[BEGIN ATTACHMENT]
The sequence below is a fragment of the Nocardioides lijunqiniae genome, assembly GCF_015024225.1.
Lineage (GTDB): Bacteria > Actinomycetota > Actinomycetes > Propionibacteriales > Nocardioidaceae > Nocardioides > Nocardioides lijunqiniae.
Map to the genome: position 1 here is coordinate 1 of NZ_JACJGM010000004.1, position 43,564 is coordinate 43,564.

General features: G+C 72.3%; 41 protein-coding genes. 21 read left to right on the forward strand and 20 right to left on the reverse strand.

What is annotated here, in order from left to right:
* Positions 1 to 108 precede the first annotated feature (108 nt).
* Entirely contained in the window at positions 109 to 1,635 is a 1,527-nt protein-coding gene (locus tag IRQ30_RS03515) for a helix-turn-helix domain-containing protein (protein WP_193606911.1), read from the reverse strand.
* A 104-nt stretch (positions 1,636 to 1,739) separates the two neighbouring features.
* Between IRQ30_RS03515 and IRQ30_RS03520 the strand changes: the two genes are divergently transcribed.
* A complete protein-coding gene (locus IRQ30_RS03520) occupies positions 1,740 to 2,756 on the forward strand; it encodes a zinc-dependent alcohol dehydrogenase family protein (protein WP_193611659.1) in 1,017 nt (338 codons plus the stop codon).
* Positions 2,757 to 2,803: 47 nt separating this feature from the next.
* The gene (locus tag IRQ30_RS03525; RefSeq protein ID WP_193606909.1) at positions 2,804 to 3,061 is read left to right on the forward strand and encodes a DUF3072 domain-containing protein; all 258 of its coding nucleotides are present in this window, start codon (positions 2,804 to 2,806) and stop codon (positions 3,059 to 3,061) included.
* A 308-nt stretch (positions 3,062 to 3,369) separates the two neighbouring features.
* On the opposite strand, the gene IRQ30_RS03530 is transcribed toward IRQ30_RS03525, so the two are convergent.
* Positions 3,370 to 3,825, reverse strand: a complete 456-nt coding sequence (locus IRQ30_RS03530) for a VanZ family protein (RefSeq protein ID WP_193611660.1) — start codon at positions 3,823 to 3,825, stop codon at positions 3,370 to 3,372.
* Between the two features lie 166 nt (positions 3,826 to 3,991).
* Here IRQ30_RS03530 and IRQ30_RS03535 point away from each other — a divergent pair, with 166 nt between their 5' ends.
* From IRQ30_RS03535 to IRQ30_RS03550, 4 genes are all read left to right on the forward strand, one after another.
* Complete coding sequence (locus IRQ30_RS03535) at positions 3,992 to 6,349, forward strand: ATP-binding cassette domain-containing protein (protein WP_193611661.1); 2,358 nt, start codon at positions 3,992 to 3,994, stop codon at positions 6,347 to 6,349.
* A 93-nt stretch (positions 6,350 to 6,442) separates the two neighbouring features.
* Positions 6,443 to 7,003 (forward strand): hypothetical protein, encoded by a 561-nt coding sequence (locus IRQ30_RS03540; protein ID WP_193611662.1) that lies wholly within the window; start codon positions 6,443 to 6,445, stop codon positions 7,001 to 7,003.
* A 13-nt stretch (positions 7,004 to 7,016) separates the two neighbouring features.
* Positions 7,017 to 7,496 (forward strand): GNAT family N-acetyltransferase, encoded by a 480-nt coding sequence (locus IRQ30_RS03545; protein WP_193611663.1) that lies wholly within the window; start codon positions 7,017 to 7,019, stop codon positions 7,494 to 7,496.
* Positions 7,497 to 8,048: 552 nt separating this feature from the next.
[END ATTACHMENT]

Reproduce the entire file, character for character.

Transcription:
The sequence below is a fragment of the Nocardioides lijunqiniae genome, assembly GCF_015024225.1.
Lineage (GTDB): Bacteria > Actinomycetota > Actinomycetes > Propionibacteriales > Nocardioidaceae > Nocardioides > Nocardioides lijunqiniae.
Map to the genome: position 1 here is coordinate 1 of NZ_JACJGM010000004.1, position 43,564 is coordinate 43,564.

General features: G+C 72.3%; 41 protein-coding genes. 21 read left to right on the forward strand and 20 right to left on the reverse strand.

What is annotated here, in order from left to right:
* Positions 1 to 108 precede the first annotated feature (108 nt).
* Entirely contained in the window at positions 109 to 1,635 is a 1,527-nt protein-coding gene (locus tag IRQ30_RS03515) for a helix-turn-helix domain-containing protein (protein WP_193606911.1), read from the reverse strand.
* A 104-nt stretch (positions 1,636 to 1,739) separates the two neighbouring features.
* Between IRQ30_RS03515 and IRQ30_RS03520 the strand changes: the two genes are divergently transcribed.
* A complete protein-coding gene (locus IRQ30_RS03520) occupies positions 1,740 to 2,756 on the forward strand; it encodes a zinc-dependent alcohol dehydrogenase family protein (protein WP_193611659.1) in 1,017 nt (338 codons plus the stop codon).
* Positions 2,757 to 2,803: 47 nt separating this feature from the next.
* The gene (locus tag IRQ30_RS03525; RefSeq protein ID WP_193606909.1) at positions 2,804 to 3,061 is read left to right on the forward strand and encodes a DUF3072 domain-containing protein; all 258 of its coding nucleotides are present in this window, start codon (positions 2,804 to 2,806) and stop codon (positions 3,059 to 3,061) included.
* A 308-nt stretch (positions 3,062 to 3,369) separates the two neighbouring features.
* On the opposite strand, the gene IRQ30_RS03530 is transcribed toward IRQ30_RS03525, so the two are convergent.
* Positions 3,370 to 3,825, reverse strand: a complete 456-nt coding sequence (locus IRQ30_RS03530) for a VanZ family protein (RefSeq protein ID WP_193611660.1) — start codon at positions 3,823 to 3,825, stop codon at positions 3,370 to 3,372.
* Between the two features lie 166 nt (positions 3,826 to 3,991).
* Here IRQ30_RS03530 and IRQ30_RS03535 point away from each other — a divergent pair, with 166 nt between their 5' ends.
* From IRQ30_RS03535 to IRQ30_RS03550, 4 genes are all read left to right on the forward strand, one after another.
* Complete coding sequence (locus IRQ30_RS03535) at positions 3,992 to 6,349, forward strand: ATP-binding cassette domain-containing protein (protein WP_193611661.1); 2,358 nt, start codon at positions 3,992 to 3,994, stop codon at positions 6,347 to 6,349.
* A 93-nt stretch (positions 6,350 to 6,442) separates the two neighbouring features.
* Positions 6,443 to 7,003 (forward strand): hypothetical protein, encoded by a 561-nt coding sequence (locus IRQ30_RS03540; protein ID WP_193611662.1) that lies wholly within the window; start codon positions 6,443 to 6,445, stop codon positions 7,001 to 7,003.
* A 13-nt stretch (positions 7,004 to 7,016) separates the two neighbouring features.
* Positions 7,017 to 7,496 (forward strand): GNAT family N-acetyltransferase, encoded by a 480-nt coding sequence (locus IRQ30_RS03545; protein WP_193611663.1) that lies wholly within the window; start codon positions 7,017 to 7,019, stop codon positions 7,494 to 7,496.
* Positions 7,497 to 8,048: 552 nt separating this feature from the next.